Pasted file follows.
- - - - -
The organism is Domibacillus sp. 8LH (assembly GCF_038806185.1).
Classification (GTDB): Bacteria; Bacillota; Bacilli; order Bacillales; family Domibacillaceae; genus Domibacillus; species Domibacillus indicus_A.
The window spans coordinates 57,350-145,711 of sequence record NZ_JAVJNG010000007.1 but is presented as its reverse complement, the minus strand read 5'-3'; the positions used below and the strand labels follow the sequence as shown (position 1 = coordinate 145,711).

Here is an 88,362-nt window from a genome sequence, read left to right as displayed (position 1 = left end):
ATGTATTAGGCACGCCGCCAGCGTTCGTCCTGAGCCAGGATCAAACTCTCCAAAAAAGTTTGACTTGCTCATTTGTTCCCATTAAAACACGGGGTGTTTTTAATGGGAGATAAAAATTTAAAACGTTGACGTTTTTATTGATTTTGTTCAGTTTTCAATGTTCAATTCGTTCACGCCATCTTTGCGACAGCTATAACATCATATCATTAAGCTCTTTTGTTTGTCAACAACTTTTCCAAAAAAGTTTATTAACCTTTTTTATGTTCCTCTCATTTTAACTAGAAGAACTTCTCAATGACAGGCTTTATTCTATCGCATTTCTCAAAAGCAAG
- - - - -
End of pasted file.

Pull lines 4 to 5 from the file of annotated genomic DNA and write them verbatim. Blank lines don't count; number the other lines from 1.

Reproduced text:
Here is an 88,362-nt window from a genome sequence, read left to right as displayed (position 1 = left end):
ATGTATTAGGCACGCCGCCAGCGTTCGTCCTGAGCCAGGATCAAACTCTCCAAAAAAGTTTGACTTGCTCATTTGTTCCCATTAAAACACGGGGTGTTTTTAATGGGAGATAAAAATTTAAAACGTTGACGTTTTTATTGATTTTGTTCAGTTTTCAATGTTCAATTCGTTCACGCCATCTTTGCGACAGCTATAACATCATATCATTAAGCTCTTTTGTTTGTCAACAACTTTTCCAAAAAAGTTTATTAACCTTTTTTATGTTCCTCTCATTTTAACTAGAAGAACTTCTCAATGACAGGCTTTATTCTATCGCATTTCTCAAAAGCAAG